There’s something very reassuring about subscribing to a magazine. Particularly of the non-professional variety. Every month, there’s your old friend, waiting faithfully for you in the letterbox. My read of choice is ‘The Word’ magazine, a copiously awarded effort from music publishing stalwarts Mark Ellen and David Hepworth. Word has held the coveted ‘Music Magazine of the Year’ mantle for the past two years, but it’s far more than that… covering everything from books, comedy and movies, to quirky quandaries like which actor gave the most convincing portrayal of Hitler on celluloid. The ‘best and worst’ section is always achingly funny, the interviews and opinion pieces refreshingly lacking in puffery. Word may not be the best-designed magazine in the world, but it doesn’t need to be. It’s wonderfully written, witty and fizzing with character (even the publisher’s letter that comes in the plastic bag). Oh, and you get a cracking free CD of staff-picked tunes too.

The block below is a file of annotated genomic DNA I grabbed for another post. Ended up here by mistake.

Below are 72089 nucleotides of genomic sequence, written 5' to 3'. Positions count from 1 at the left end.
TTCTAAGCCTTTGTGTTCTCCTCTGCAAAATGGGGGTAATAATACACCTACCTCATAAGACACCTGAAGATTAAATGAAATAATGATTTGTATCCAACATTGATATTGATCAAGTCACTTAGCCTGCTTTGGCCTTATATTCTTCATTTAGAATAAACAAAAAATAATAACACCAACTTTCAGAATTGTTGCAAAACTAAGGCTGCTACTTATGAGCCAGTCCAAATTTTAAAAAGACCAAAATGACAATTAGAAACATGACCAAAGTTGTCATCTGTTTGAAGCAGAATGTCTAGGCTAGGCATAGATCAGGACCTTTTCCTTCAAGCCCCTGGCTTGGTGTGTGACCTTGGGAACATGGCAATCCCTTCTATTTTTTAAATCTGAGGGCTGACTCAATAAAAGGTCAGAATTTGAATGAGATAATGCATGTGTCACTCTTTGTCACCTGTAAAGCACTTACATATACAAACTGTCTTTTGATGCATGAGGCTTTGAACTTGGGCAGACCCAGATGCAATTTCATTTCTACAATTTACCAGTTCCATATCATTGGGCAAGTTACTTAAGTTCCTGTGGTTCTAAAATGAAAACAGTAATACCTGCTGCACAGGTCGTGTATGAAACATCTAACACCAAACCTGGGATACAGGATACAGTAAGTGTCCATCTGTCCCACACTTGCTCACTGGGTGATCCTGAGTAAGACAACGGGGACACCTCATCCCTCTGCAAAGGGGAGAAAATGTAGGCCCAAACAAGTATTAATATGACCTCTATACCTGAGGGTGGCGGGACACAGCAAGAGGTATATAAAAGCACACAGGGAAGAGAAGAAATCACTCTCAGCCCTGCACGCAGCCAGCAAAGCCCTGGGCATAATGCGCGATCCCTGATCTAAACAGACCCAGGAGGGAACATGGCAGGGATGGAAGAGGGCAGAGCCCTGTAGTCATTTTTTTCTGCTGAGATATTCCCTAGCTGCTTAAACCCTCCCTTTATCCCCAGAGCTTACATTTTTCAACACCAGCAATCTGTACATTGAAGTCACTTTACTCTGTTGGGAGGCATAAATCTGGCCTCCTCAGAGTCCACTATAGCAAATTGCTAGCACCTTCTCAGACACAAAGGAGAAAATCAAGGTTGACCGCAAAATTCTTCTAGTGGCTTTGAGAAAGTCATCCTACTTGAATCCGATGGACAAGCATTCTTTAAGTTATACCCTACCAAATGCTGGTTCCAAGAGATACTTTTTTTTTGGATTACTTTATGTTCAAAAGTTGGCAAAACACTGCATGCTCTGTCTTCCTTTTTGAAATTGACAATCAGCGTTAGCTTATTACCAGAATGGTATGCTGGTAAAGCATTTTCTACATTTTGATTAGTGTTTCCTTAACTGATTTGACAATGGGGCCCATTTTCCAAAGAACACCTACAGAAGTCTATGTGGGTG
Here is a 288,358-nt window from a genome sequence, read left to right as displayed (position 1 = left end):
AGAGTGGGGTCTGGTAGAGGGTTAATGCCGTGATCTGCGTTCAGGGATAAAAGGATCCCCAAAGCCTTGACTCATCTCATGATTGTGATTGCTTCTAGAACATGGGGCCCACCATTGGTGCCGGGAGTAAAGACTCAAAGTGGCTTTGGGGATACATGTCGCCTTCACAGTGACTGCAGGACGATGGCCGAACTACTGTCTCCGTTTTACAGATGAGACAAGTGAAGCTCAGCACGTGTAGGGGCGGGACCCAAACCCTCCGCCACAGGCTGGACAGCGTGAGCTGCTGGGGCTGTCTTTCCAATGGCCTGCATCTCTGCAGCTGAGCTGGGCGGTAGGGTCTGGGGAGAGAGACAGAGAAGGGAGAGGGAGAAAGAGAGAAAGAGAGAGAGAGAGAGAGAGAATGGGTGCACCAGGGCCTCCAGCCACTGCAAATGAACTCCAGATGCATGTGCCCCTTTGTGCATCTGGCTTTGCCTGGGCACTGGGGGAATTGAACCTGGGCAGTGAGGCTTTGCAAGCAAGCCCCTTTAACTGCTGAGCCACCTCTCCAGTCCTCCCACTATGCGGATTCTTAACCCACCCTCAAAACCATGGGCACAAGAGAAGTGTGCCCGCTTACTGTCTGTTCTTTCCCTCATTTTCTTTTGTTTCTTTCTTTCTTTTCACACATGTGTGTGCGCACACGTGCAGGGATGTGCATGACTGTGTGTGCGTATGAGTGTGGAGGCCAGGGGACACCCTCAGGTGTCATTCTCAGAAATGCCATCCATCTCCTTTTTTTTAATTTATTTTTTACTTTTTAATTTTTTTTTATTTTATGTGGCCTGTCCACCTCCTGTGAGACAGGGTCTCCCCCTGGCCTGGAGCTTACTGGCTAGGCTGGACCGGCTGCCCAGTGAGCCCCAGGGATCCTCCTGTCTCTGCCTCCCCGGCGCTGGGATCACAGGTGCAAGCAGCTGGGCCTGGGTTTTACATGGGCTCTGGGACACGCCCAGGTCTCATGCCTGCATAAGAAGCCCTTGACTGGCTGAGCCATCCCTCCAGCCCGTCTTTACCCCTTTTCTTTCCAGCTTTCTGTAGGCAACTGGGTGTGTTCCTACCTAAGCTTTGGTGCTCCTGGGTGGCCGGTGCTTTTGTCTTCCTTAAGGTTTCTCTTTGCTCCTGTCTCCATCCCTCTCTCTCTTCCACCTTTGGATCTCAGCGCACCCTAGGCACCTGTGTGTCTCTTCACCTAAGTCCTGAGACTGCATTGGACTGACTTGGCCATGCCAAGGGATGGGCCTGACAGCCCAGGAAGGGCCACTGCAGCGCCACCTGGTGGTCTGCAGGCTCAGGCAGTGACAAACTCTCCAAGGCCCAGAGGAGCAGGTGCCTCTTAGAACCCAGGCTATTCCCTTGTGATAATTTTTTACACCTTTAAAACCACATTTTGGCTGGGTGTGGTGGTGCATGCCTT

OK, I’ll come clean. I have a bit of a CD habit. Well, a lot of a CD habit. I visit a music store in Leamington called Head (formerly Fopp) most weekends. The prices range from £2 for old stuff to £10 for chart stuff, which means temptation is never far away. But this may be about to change. Yesterday I read a piece in the Guardian about Spotify, a new online music delivery system which is completely free. You don’t get to ‘own’ the music, but you can just play what you want whenever you want. Which is as good as in my book. The Guardian called Spotify ‘a potentially life-changing experience’, and having played around with it for a day, I can see why. You can listen by genre, make playlists, search, shuffle, skip… anything you can do with iTunes except download. But best of all you can be adventurous – check out stuff you’d never normally listen to because you don’t have to pay a penny for it. Is there a catch? Well a very small one. Every 25 minutes you have to listen to a 30-second ad – but I can live with that. (And if you really can’t you can pay £9.99 a month for an ad-free service). I can see my laptop is going to be hooked up to my stereo system any day now and I won’t have to worry about drowning in a sea of CDs.